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At a nuclear deterrence summit held last week in Arlington, Virginia, a top official with the Nevada National Security Site (formerly the Nevada Test Site) announced that the EDIZA subcritical experiment had been 'fired' hours earlier. The verbal mention of the subcritical test by Mark Martinez--the site's director since late 2017--was reported by Dan Leone, a U.S. national defense reporter attending the summit, in a tweet. Conducted on February 13, 2019, the EDIZA test was the U.S.'s 29th subcritical nuclear experiment since the moratorium on underground nuclear testing went into effect in 1992. 

Subcritical experiments are conducted by the U.S. National Nuclear Security Administration (NNSA) and involve the bombardment of weapons-grade plutonium in a sealed underground container by chemical explosives, X-rays and/or other means of gauging the aging quality of plutonium in nuclear warheads--the stated purpose of the NNSA's subcritical nuclear tests. Although the thorny task of defining a 'nuclear explosion' has frustrated nuclear weapons treaty negotiators for decades, the NNSA insists their subcritical experiments have no yield despite the fact that plutonium fissions in any subcritical test in the same way it does in a nuclear blast--so, a small finite yield is achieved. In a subcritical experiment, the chain reaction of fissioning resulting in a detectable, explosive blast is prevented by experimental design (however, this cannot be verified under existing treaties).

In recent years, U.S. subcritical tests have become more complex, occurring in steel vessels resembling deep-ocean diving bells containing within them shrunken models of nuclear warhead primaries filled with larger amounts of plutonium than in prior tests. Expenditures for the tests related to scientific diagnostic equipment upgrades and people (there's been a surge in NNSA subcritical experiment-related job listings over the past year) are on the rise. So is law enforcement targeting protest actions. Read about one Nevada activist group's experience last fall that was documented in the article by The Nuclear Resister "After Three Decades, Trespass Prosecutions Resume at Nevada Nuclear Test Site."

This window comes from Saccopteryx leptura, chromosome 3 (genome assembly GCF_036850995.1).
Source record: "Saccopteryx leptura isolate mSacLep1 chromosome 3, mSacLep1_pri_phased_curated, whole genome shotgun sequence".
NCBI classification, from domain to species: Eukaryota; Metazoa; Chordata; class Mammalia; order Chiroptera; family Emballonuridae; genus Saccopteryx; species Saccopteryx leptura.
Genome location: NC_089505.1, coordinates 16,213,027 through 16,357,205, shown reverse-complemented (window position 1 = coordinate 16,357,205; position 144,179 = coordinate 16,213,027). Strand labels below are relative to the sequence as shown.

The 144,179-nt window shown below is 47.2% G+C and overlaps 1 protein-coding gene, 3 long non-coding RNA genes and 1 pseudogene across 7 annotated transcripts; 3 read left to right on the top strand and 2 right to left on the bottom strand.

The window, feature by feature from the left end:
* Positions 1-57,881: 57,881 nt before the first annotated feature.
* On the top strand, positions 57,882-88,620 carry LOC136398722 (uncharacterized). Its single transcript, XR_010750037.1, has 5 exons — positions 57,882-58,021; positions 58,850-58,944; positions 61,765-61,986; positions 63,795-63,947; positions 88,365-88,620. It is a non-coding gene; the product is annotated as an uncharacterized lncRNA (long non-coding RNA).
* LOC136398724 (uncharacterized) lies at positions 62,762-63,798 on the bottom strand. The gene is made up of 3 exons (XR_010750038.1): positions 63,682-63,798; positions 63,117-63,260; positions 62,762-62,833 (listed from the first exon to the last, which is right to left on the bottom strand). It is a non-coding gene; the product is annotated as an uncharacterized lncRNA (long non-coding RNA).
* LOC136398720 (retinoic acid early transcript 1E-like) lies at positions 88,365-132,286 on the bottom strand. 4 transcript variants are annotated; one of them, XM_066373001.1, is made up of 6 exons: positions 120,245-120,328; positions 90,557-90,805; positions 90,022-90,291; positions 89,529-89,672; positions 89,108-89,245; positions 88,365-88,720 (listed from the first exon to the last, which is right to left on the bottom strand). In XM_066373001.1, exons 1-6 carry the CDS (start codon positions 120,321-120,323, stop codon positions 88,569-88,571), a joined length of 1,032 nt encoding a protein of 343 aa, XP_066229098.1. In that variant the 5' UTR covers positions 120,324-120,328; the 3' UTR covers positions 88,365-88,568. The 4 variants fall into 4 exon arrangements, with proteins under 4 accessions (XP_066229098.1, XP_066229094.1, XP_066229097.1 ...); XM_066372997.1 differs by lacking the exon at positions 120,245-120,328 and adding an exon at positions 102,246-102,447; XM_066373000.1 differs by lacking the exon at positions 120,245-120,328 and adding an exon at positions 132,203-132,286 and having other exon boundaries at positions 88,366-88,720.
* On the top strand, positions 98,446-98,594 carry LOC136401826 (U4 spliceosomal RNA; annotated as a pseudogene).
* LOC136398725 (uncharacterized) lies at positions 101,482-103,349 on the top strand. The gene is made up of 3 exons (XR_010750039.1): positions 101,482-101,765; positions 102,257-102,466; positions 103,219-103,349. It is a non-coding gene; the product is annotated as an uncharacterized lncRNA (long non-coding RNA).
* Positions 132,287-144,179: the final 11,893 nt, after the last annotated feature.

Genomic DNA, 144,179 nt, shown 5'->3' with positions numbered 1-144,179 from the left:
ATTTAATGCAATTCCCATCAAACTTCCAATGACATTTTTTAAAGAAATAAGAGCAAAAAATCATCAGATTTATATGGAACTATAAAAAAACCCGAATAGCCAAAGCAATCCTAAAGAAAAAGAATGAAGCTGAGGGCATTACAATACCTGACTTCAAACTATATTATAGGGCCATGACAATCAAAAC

The NNSA's previous subcritical test, 'Vega,' conducted in December 2017, drew condemnation from around the world including Japanese mayors and peace groups and the U.K.-based Council for Nuclear Disarmament (CND).

As I reported in my article about Vega, a 2018 NNSA report changed the 'readiness timeline' for underground nuclear testing resumption, allowing nuclear bomb detonations to resume in the U.S. in six months time from any moment by order of the President.

The NNSA has scheduled the four-test 'Nightshade' series of subcritical experiments for 2019-2020. 'Nightshade A,' the next subcritical test, is planned for December 2019.

Andrew Kishner ( is an anti-nuclear activist and author. 
Copyright © 2019 Andrew Kishner (ASCENT), All rights reserved.

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